Global Policy Forum

Entering Global Anarchy


By Immanuel Wallerstein

New Left Review
May/June, 2003

The Bush administration has the wind in its sails with the conquest of Iraq. It thinks it can do what it wants and will probably act on this belief for the foreseeable future. It is understandable that Pentagon hawks, who have long preached that militarism would pay off, now feel they have clear proof for their thesis. It is equally natural that opponents of American imperialism should feel demoralized by the apparent us success. I will argue that both assessments miss the mark and fail to grasp what is really happening in the geopolitical arena. In what follows I will construct my analysis around three periods: the postwar apogee of us hegemony, from 1945 to 1967–73; the late summer glow, stretching from 1967–73 until 2001; and the stage that stretches ahead of us, from 2001 until 2025 or 2050: one of anarchy which the US cannot control. I shall distinguish three axes within each period: the internal competitive struggles of the major loci of accumulation of the capitalist world-economy; the ‘North–South' struggle; and the battle to determine the future world-system, between two groups that I shall metaphorically label the camps of Davos and of Porto Alegre.

During the period from 1945 until 1967–73, the United States was unquestionably the hegemonic power in the world-system, possessing a combination of economic, military, political and cultural advantage over any and all other states. At the end of the Second World War, it was the only industrial power to have escaped wartime destruction and had significantly increased its productive capacities beyond their considerable pre-war levels. American firms could produce goods so much more efficiently than their competitors that they could, at first, penetrate the others' home markets. Indeed, the situation was so uneven that the US had to engage in the economic reconstruction of Western Europe and Japan in order to have a reasonable world customer base.

This overwhelming economic advantage was combined with a military edge. After 1945 American public opinion did, admittedly, insist on an immediate downsizing of the armed forces, to ‘get the boys home'. But the US possessed the atomic bomb and an air force capable of dropping it anywhere. The only other military force of any serious consequence was the Soviet Union which, by 1949, also had nuclear weapons. The US had no option but to make a deal. Though the Yalta accords were only a small part of much wider arrangements, the bargain struck between the great powers has been known by that name ever since. It contained three central clauses: retention of the status quo in Europe along the lines where the US and Soviet troops stood in 1945; the economic cloistering of the two world zones; and the freedom to use mutually denunciatory rhetoric.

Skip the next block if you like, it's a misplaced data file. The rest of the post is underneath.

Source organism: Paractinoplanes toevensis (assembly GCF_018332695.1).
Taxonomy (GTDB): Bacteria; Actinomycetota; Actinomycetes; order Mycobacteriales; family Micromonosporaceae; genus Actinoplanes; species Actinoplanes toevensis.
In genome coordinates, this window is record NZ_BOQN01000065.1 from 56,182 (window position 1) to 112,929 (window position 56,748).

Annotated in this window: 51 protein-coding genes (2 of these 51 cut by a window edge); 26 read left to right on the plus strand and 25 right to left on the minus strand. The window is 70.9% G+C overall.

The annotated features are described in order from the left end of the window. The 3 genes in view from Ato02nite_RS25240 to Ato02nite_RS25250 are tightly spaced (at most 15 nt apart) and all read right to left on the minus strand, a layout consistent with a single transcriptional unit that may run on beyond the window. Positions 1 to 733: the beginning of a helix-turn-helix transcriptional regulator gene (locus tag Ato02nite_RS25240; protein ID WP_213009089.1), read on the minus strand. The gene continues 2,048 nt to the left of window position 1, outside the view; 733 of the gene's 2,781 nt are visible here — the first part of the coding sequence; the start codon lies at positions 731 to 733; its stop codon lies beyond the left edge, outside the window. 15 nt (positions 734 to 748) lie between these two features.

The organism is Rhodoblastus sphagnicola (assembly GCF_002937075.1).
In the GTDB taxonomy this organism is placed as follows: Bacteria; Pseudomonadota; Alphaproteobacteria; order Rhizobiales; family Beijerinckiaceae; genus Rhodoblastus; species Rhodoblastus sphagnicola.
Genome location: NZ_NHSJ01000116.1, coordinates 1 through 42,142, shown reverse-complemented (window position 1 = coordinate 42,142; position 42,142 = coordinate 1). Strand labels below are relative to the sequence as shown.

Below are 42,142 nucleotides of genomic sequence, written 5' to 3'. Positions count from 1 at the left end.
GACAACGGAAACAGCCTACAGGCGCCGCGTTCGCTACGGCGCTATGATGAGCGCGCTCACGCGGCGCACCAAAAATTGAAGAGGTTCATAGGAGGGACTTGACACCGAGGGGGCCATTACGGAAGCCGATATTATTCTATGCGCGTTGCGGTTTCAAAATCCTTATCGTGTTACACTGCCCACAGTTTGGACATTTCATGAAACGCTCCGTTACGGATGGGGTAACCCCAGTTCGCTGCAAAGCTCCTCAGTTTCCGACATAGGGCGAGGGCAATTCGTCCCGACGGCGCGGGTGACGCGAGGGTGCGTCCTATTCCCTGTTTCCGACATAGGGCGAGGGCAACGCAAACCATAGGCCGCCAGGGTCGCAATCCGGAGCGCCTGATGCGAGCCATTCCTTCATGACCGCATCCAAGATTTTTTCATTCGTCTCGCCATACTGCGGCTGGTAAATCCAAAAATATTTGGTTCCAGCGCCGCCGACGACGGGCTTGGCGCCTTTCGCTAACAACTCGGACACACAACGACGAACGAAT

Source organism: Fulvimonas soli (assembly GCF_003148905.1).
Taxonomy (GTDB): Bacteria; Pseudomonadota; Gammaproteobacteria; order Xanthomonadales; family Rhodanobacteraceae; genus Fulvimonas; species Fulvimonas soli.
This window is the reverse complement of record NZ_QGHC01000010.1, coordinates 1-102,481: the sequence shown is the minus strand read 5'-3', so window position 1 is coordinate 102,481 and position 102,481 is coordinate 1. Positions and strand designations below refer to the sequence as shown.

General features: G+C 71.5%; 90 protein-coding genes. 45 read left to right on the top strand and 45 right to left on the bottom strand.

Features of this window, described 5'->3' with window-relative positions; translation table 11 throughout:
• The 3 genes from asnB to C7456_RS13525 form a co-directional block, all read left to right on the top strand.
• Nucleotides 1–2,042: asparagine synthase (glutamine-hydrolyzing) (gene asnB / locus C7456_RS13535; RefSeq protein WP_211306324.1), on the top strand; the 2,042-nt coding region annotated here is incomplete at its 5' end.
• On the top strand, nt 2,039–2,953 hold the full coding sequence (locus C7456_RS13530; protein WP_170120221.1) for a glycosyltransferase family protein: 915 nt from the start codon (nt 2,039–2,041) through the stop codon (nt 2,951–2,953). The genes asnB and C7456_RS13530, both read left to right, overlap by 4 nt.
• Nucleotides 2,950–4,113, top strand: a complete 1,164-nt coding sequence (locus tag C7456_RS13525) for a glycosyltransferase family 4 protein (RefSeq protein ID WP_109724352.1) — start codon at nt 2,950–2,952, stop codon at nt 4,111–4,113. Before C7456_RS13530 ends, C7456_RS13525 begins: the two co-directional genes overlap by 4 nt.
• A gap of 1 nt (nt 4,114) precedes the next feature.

These three points were more or less respected up to 1980, and even, to a large extent, up to the collapse of the Soviet Union. The status quo was tested by the Berlin Blockade in 1949, but it was reaffirmed by the outcome of the crisis. Subsequently, the US rigorously abstained from assisting any uprisings in the Soviet zone, other than rhetorically. The USSR had no troops stationed in either Yugoslavia or Albania, the two breakaways from its bloc. However, rather than becoming part of the US sphere, these states were allowed to remain ‘neutral' by both sides in the Cold War. Whether the Yalta agreement was meant to apply to Korea was initially unclear. The result of the Korean War—an armed truce at the line of departure—placed the peninsula squarely inside its framework. Economic cloistering also persisted through the first decades of the postwar period, though it began to unravel after 1973. It was only the strident rhetoric of the so-called Cold War that gave the impression that a serious struggle was under way. Of course, many do still believe this was the case; but viewed from a distance, it could equally well be seen as a choreographed conflict in which nothing ever really happened.

Politically, the Yalta arrangements allowed both sides to line up a series of faithful allies. It has been customary to refer to those of the Soviet Union as satellite countries; but us clients—in Europe, the NATO countries; in East Asia, Japan, South Korea and Taiwan—were hardly less subservient. New York became the world centre of high art and mass culture became increasingly ‘Americanized'. Finally, in terms of ideological domination, the concept of the ‘free world' did at least as well as the notion of the ‘socialist camp'.